Growing up, I never liked to get my picture taken. Even now, I’d much rather be behind the camera. I’d venture to guess that if you ask to see a photo of me between the ages of 2 and 5, I’d be crying. In one memorable case, I’m crying and reaching off the table for my gma. And that’s the one my parents bought because there wasn’t going to be a better option. I took a good kindergarten picture, but it was mostly downhill after that school picture-wise too. Too much pressure. Too much attention.
Somewhere along the line, tho, I began to love working the camera. I’m pretty sure the Polaroid instant my mom had was probably involved. Nobody can deny how magical those things were/are. And hers had the flash attachment. So exciting. I think it popped and sparked and everything. I wish she had kept it so I could have it.
I remember having my own 110 camera and then I probably upgraded to the equivalent of a Vivitar.
My first year of college I took a photography course where I learned to use the dark room. I LOVED the dark room. I loved black and white photography. My parents bought me a manual 35mm. I was hooked.
To pay my way through school, I worked as a photographer for Sears Portrait Studio. For every kid puking or toddler running away screaming mid-shot, there were some real gems in there. Moments captured that at times had me jumping up and down in excitement right next to the moms.
Then for a while I was the assistant to a photographer in one of the posher Chicago suburbs. Although it was more my experience with kids and not cameras that proved useful with that gig.
In my first year out of college, I was the sole editor for what was then called the Warren County Journal outside of St. Louis. As such, I wrote every article – and took all of the corresponding pictures – for the weekly newspaper.
Around that time I also – for my younger sister – tried my hand at wedding photography, although I would never do that again.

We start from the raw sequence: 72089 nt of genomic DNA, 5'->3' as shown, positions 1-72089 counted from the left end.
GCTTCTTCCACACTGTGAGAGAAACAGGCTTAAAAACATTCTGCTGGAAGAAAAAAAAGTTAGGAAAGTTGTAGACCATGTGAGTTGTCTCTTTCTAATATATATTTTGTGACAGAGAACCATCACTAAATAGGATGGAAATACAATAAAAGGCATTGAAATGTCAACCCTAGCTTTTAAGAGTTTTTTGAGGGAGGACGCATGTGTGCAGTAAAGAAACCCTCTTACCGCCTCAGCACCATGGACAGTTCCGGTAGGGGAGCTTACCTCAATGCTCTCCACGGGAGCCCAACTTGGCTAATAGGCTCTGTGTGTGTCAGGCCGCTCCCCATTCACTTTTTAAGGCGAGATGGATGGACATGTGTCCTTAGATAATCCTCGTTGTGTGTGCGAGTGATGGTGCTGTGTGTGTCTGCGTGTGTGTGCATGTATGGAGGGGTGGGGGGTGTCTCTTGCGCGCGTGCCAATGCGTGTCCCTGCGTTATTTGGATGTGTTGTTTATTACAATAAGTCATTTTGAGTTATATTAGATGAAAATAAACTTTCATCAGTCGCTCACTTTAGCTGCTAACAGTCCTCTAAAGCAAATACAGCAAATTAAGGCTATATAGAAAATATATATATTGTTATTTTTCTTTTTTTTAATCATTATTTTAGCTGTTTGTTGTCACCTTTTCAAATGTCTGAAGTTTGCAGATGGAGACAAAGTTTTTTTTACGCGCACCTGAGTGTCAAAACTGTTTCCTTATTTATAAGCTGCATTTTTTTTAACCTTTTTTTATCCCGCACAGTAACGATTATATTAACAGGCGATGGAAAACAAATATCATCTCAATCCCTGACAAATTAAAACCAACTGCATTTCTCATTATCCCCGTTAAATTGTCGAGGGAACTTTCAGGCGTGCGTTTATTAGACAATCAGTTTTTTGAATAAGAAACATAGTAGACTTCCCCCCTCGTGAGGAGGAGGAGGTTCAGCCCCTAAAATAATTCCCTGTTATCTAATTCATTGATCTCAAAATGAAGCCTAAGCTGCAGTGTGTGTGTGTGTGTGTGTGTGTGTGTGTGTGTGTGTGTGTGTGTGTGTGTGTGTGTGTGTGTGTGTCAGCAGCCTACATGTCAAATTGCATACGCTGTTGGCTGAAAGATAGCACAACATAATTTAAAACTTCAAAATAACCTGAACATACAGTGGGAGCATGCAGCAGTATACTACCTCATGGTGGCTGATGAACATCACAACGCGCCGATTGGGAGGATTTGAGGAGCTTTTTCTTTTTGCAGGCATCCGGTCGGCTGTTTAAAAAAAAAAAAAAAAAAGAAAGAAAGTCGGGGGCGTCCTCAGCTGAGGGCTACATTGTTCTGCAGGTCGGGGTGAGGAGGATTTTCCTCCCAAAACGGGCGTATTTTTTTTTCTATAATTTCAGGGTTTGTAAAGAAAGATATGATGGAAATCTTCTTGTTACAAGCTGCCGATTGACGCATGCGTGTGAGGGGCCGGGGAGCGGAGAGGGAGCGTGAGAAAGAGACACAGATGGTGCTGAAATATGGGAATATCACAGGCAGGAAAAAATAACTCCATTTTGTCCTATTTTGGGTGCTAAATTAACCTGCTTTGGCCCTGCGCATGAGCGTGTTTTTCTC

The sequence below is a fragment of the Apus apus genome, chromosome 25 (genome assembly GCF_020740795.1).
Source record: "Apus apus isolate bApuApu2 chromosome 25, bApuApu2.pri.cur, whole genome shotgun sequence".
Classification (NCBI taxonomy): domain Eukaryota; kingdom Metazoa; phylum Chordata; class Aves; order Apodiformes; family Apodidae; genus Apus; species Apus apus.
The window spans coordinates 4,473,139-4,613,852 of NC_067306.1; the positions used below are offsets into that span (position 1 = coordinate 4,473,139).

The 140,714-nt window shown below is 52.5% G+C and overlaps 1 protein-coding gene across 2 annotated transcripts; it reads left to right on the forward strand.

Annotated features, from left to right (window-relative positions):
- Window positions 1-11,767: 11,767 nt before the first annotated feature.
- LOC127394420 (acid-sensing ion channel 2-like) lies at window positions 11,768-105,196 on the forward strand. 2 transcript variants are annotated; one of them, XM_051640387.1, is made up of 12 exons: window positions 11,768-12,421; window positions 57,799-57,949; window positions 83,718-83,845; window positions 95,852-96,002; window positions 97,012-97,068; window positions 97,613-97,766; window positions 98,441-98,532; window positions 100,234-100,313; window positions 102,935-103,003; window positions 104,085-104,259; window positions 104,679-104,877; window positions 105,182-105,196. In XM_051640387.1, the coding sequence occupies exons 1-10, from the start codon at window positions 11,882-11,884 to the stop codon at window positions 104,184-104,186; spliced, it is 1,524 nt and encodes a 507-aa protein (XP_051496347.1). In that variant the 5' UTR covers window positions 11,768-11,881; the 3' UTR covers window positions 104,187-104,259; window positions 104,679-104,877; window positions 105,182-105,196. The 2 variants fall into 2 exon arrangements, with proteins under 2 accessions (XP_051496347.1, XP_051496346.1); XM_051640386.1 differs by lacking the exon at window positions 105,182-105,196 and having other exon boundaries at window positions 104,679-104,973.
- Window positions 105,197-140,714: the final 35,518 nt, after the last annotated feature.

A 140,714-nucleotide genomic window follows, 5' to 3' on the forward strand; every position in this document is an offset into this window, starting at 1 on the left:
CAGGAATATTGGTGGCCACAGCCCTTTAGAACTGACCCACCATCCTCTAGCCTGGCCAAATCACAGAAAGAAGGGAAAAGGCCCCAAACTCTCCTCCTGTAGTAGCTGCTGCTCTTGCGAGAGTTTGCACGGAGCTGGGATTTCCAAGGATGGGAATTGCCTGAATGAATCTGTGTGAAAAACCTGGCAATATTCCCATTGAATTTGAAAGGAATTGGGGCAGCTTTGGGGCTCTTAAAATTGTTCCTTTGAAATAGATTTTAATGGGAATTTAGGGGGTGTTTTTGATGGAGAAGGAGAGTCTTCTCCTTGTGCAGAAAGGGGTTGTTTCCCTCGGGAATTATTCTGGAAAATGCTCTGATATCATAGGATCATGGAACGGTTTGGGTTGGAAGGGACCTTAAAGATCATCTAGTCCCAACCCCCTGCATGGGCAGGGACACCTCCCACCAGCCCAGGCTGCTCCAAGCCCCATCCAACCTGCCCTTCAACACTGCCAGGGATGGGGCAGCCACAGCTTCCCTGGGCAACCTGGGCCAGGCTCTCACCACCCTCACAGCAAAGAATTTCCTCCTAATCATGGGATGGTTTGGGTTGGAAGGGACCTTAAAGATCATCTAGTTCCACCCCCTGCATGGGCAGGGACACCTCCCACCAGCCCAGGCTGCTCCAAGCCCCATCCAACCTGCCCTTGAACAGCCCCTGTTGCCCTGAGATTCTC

In the years since, the digital camera age has made everything so much more awesome. First and foremost, traveling. Remember traveling with rolls of film and being somewhere and having a finite number of pictures you could take? The horror!
That being said, I miss those dark room days and I still dream of one day having my own.
I love capturing moments and expressions and things that other people might not focus on. And while I sometimes take posed pictures, I definitely prefer candid shots.
So it was without hesitation that once I found out about a local exhibit of Vivian Maier prints, I had to see it. I learned about her from this news story, which is definitely worth a watch:
I love what she says at the end about the wheel of life…It kinda reminds me of the sentiments of the quote: 100 years from now, all new people.
And oh what I’d give to be able to have found that Rolleiflex. The one he pulled from the box seems so pristine! I’ve been looking for a good deal on one for years. They’re crazy expensive on ebay, and when it comes to the ones at flea markets, you can’t be sure of their working condition. But seeing this exhibit has lit a fire to get serious about getting one of my very own. (And not the digital version.)
Loving black and white photography based on kids and normal, everyday life as much as I do, you can imagine how much I enjoy her collection. (Some of which can also be seen in this book.)
This is one of my faves.
Something about the way he’s looking at her. And the glasses. And the coonskin cap. I kept coming back to it. I assume he’s digging in the dirt with whatever that is in his hand, but can’t figure out why the car door is open. Is he playing instead of getting in the car? Is someone yelling at him to get in the car and Vivian happened to be there to catch his quiet protest? So many possibilities. Probably 1000 words worth.